Inside the Lesbian Archives: How Do We Remember Ourselves?

As the Second Wave Feminist Movement gained momentum, women and especially lesbians saw how their history had been forgotten and began asking: how do we preserve our legacy? As Joan Nestle, a lesbian writer and activist stated: “without our memories we are in an endless prison” (Hodges 13). Lesbian authors wrote about the erasure of their stories and other oppressions. Lesbian activists began creating archives to preserve these works and their history. One of the authors that contributed to this body of lesbian writing is Cher’rie Moraga. Her poem “It’s the Poverty” explores how the intersection of race, class, sexuality and gender affects one’s experiences. Sleeping beauty: a lesbian fairy tale, written by Vicki Gabriner and published by Sojourner Truth Press in 1971, continues this exploration of lesbian identity by shifting the well-known heterosexual love story to a lesbian one. These revolutionary poems and stories are conserved in archives across the country, such as the Lesbian Herstory Archives in Brooklyn, NY. The mission of the Archives, as stated by the mission statement on their website, is “to gather and preserve records of Lesbian lives and activities,” which “ensures future generations will have ready access to materials relevant to their lives” (Lesbian Herstory Archives). The creation and memorialization of lesbian history is vital to the movement because it unites generations of lesbians in their fight to be heard.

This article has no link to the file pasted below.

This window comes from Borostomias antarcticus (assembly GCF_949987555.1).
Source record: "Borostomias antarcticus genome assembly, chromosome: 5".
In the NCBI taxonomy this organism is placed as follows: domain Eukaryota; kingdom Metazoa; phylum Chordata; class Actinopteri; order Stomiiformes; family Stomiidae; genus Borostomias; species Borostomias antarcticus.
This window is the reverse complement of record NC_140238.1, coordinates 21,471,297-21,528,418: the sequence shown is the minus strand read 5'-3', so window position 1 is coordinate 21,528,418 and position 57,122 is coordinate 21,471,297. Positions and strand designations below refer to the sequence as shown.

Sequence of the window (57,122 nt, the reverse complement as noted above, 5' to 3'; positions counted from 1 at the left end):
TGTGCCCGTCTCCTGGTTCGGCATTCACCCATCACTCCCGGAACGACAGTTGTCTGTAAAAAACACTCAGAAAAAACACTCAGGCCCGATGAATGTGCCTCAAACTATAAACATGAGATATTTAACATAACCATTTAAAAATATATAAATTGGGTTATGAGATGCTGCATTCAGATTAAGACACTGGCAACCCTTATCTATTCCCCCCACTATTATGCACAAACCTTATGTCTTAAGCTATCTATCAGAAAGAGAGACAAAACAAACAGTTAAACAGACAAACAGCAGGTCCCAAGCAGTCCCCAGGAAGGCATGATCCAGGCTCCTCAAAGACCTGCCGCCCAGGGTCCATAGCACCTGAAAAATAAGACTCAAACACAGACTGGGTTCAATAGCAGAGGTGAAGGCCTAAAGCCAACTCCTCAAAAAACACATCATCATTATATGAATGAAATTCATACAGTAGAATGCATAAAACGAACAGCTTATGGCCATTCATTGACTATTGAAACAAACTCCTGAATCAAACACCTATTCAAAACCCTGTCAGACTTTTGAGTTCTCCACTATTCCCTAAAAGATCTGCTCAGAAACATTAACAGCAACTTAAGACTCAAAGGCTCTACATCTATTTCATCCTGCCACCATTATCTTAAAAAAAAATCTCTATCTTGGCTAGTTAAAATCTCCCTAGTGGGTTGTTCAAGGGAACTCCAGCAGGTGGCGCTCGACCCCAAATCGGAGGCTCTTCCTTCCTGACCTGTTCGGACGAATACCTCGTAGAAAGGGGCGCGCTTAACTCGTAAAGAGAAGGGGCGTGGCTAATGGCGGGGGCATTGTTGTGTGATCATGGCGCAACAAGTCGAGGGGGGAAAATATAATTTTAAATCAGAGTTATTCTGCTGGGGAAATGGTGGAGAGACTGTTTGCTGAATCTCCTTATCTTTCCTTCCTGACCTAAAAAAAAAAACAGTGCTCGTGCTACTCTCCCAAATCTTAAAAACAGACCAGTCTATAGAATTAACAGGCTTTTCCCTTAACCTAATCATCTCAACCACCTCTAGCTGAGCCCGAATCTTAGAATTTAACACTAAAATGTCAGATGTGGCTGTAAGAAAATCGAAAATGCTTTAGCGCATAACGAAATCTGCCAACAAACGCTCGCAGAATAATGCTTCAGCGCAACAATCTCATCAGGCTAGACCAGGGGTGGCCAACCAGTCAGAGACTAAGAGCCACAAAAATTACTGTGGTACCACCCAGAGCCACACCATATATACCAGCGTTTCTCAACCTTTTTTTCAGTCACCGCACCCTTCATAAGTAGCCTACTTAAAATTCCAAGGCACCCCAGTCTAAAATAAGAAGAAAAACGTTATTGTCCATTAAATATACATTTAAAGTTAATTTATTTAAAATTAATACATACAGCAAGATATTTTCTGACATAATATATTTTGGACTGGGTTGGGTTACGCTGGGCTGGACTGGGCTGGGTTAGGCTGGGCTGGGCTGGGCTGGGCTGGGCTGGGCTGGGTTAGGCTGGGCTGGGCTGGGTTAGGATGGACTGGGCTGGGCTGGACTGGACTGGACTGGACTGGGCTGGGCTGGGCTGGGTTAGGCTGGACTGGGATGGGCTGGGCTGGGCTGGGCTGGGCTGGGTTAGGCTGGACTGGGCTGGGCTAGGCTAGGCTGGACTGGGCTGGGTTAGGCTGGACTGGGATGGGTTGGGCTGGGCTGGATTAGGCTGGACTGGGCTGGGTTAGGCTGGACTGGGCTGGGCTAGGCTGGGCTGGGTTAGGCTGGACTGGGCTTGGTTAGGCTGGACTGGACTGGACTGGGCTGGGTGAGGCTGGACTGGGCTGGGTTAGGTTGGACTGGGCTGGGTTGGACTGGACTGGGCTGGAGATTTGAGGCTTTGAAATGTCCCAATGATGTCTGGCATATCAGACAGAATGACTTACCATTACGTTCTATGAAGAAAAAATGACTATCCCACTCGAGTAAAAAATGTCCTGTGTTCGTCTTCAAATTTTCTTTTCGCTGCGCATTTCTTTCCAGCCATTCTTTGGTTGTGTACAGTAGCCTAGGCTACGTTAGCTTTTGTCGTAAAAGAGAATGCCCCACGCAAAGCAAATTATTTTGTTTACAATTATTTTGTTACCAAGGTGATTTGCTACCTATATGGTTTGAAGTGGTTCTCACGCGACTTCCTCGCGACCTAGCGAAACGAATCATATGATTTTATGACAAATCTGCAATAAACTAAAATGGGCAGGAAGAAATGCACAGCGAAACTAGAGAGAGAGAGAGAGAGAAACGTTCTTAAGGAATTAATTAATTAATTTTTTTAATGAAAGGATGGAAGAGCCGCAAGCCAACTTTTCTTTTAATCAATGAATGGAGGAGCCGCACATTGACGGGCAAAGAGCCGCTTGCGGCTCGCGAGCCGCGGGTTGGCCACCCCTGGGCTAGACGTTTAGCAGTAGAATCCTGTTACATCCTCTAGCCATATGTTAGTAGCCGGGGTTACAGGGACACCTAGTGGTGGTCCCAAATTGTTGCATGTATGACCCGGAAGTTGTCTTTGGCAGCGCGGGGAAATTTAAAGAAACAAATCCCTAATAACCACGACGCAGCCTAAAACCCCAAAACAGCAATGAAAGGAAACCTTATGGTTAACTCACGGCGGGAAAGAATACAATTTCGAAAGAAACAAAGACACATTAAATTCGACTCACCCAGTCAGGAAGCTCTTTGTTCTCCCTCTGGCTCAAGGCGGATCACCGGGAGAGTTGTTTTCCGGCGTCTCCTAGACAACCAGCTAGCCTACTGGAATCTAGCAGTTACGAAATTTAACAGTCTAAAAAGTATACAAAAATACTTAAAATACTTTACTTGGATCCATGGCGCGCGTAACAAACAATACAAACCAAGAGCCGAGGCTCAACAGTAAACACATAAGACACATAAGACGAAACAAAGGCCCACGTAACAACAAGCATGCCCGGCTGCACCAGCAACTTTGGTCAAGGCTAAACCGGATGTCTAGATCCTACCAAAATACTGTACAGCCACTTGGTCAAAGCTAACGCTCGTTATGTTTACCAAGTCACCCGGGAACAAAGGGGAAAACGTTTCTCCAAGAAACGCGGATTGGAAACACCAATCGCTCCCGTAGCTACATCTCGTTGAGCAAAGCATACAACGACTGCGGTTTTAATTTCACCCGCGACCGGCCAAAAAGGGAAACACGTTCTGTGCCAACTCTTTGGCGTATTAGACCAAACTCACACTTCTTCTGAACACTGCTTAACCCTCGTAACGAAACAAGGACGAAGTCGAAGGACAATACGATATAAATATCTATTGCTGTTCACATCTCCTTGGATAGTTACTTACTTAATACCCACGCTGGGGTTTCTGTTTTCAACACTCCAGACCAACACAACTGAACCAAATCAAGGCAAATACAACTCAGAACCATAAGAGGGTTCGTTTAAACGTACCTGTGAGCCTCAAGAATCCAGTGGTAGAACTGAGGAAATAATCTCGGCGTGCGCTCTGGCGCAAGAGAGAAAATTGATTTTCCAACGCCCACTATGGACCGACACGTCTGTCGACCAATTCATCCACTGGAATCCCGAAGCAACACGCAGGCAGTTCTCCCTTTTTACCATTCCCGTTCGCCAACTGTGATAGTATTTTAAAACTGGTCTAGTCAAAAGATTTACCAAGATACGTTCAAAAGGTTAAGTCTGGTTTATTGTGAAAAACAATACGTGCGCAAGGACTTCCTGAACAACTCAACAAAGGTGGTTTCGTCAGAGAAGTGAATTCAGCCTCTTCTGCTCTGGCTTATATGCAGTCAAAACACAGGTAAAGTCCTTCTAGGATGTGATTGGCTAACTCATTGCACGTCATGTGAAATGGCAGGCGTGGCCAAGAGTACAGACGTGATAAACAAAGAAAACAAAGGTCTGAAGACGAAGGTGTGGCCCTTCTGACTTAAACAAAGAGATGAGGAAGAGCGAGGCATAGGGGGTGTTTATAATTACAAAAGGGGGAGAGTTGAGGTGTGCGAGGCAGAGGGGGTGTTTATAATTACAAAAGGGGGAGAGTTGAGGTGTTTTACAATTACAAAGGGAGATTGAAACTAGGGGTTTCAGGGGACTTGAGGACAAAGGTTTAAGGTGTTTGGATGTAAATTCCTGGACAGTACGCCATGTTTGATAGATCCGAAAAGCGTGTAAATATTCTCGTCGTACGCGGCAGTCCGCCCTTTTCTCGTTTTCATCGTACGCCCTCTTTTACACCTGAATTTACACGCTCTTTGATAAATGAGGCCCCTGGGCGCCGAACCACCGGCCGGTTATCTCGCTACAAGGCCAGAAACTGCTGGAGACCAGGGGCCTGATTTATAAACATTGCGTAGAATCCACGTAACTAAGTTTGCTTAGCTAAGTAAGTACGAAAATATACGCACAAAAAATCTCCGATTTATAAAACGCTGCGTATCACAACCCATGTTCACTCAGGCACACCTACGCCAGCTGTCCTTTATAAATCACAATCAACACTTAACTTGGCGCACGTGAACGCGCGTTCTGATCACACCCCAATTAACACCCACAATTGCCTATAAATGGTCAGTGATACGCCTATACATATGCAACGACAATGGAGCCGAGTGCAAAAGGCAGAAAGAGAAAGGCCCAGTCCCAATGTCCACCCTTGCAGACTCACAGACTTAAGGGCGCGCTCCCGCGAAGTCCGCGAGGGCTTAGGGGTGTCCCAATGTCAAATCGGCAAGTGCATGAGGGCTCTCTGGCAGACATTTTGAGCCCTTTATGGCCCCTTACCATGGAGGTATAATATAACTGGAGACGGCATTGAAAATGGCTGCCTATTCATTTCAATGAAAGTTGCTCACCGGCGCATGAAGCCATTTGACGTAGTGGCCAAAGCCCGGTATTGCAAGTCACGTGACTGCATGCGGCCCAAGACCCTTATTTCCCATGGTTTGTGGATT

—Jocelyn Bliven

Inside the Lesbian Herstory Archives: Interview with Joan Nestle and Deborah Edel

“It’s the Poverty” by Cher’rie Moraga

“What Does It Take?” by Cher’rie Moraga

“Edward the Dyke” by Judy Grahn

Sleeping Beauty: a lesbian fairy tale by Vicki Gabriner

Works Cited:

Hodges, Beth. “An Interview with Joan and Deborah of the Lesbian Herstory Archives.” Sinister Wisdom, no. 11, Oct. 1979, pp. 3-13,

Lesbian Herstory Archives, Accessed 09 November 2021.